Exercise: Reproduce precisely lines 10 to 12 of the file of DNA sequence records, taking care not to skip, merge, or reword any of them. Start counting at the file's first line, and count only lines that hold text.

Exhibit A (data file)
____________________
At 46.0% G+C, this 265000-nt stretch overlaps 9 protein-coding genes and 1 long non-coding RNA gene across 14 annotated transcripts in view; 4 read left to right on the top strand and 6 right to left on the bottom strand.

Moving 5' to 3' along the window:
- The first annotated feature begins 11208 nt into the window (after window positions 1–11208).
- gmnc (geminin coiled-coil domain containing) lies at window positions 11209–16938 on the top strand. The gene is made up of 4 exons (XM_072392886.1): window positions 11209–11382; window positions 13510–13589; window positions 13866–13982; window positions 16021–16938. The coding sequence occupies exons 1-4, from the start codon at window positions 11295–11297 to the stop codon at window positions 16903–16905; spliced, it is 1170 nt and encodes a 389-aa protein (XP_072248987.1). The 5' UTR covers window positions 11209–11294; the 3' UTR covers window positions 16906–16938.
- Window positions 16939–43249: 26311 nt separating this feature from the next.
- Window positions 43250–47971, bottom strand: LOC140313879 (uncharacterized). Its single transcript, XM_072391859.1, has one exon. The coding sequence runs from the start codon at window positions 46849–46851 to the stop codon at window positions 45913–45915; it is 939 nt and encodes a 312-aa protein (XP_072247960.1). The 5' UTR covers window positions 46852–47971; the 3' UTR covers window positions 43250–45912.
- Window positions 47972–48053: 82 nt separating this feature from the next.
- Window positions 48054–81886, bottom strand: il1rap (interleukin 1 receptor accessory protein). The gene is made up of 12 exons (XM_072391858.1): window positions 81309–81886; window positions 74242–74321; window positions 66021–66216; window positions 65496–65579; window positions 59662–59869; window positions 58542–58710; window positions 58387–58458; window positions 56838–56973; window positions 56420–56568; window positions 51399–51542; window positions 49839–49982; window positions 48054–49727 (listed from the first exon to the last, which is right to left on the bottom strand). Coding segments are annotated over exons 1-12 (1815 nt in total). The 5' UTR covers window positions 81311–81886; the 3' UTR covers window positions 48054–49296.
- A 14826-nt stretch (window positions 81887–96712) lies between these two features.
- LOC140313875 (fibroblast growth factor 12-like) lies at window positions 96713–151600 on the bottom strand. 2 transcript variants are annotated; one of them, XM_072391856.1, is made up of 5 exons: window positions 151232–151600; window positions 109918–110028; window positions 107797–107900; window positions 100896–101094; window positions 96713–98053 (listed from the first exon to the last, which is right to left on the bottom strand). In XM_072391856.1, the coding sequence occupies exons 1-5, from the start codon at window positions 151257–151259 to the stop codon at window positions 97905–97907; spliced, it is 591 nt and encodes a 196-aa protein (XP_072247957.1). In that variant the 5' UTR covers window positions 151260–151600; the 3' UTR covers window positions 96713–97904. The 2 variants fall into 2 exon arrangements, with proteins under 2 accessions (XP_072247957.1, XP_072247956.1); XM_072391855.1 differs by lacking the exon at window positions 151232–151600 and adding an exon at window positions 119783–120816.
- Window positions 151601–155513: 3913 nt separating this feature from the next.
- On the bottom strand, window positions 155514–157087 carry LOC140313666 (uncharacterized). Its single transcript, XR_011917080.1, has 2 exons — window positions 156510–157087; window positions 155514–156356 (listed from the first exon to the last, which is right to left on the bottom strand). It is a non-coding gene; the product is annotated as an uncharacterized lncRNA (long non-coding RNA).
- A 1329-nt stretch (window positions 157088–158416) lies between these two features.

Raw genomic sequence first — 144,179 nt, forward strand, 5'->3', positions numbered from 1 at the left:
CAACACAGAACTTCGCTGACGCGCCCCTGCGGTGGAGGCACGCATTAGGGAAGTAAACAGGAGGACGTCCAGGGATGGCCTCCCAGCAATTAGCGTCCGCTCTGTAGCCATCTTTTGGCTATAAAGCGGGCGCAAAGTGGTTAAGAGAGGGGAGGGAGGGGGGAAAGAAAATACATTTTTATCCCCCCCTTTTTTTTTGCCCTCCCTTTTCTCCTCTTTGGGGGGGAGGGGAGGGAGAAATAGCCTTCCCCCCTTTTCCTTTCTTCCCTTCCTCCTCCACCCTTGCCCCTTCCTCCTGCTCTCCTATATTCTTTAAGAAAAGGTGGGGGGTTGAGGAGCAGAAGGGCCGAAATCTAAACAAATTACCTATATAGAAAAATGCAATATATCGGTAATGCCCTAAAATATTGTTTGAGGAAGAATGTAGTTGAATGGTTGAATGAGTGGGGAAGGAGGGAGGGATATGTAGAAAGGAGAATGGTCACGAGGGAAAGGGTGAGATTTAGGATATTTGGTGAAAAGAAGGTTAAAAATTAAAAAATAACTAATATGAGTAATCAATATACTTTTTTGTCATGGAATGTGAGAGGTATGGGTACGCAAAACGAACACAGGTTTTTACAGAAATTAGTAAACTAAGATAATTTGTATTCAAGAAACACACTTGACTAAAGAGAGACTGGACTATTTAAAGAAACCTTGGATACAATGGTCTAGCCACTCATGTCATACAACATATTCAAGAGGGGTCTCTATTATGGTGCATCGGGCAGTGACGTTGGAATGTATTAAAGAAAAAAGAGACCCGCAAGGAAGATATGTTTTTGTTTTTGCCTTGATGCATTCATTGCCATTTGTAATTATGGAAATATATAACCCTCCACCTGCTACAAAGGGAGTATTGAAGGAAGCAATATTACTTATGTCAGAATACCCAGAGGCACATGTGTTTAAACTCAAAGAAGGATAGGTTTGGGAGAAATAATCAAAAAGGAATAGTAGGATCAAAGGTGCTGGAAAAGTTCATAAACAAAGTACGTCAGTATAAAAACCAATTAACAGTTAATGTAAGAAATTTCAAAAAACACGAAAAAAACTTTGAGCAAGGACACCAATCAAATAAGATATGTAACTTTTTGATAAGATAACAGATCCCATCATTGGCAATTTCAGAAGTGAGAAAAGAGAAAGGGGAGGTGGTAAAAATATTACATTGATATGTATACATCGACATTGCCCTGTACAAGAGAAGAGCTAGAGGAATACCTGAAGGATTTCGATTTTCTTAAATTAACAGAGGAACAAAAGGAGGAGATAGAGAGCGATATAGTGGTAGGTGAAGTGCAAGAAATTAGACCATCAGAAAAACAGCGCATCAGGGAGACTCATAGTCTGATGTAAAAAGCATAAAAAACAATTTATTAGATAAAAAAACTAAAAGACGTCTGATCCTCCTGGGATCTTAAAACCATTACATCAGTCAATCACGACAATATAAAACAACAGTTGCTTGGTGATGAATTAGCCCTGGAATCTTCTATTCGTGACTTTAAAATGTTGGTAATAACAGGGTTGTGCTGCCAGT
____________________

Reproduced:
- LOC140313875 (fibroblast growth factor 12-like) lies at window positions 96713–151600 on the bottom strand. 2 transcript variants are annotated; one of them, XM_072391856.1, is made up of 5 exons: window positions 151232–151600; window positions 109918–110028; window positions 107797–107900; window positions 100896–101094; window positions 96713–98053 (listed from the first exon to the last, which is right to left on the bottom strand). In XM_072391856.1, the coding sequence occupies exons 1-5, from the start codon at window positions 151257–151259 to the stop codon at window positions 97905–97907; spliced, it is 591 nt and encodes a 196-aa protein (XP_072247957.1). In that variant the 5' UTR covers window positions 151260–151600; the 3' UTR covers window positions 96713–97904. The 2 variants fall into 2 exon arrangements, with proteins under 2 accessions (XP_072247957.1, XP_072247956.1); XM_072391855.1 differs by lacking the exon at window positions 151232–151600 and adding an exon at window positions 119783–120816.
- Window positions 151601–155513: 3913 nt separating this feature from the next.
- On the bottom strand, window positions 155514–157087 carry LOC140313666 (uncharacterized). Its single transcript, XR_011917080.1, has 2 exons — window positions 156510–157087; window positions 155514–156356 (listed from the first exon to the last, which is right to left on the bottom strand). It is a non-coding gene; the product is annotated as an uncharacterized lncRNA (long non-coding RNA).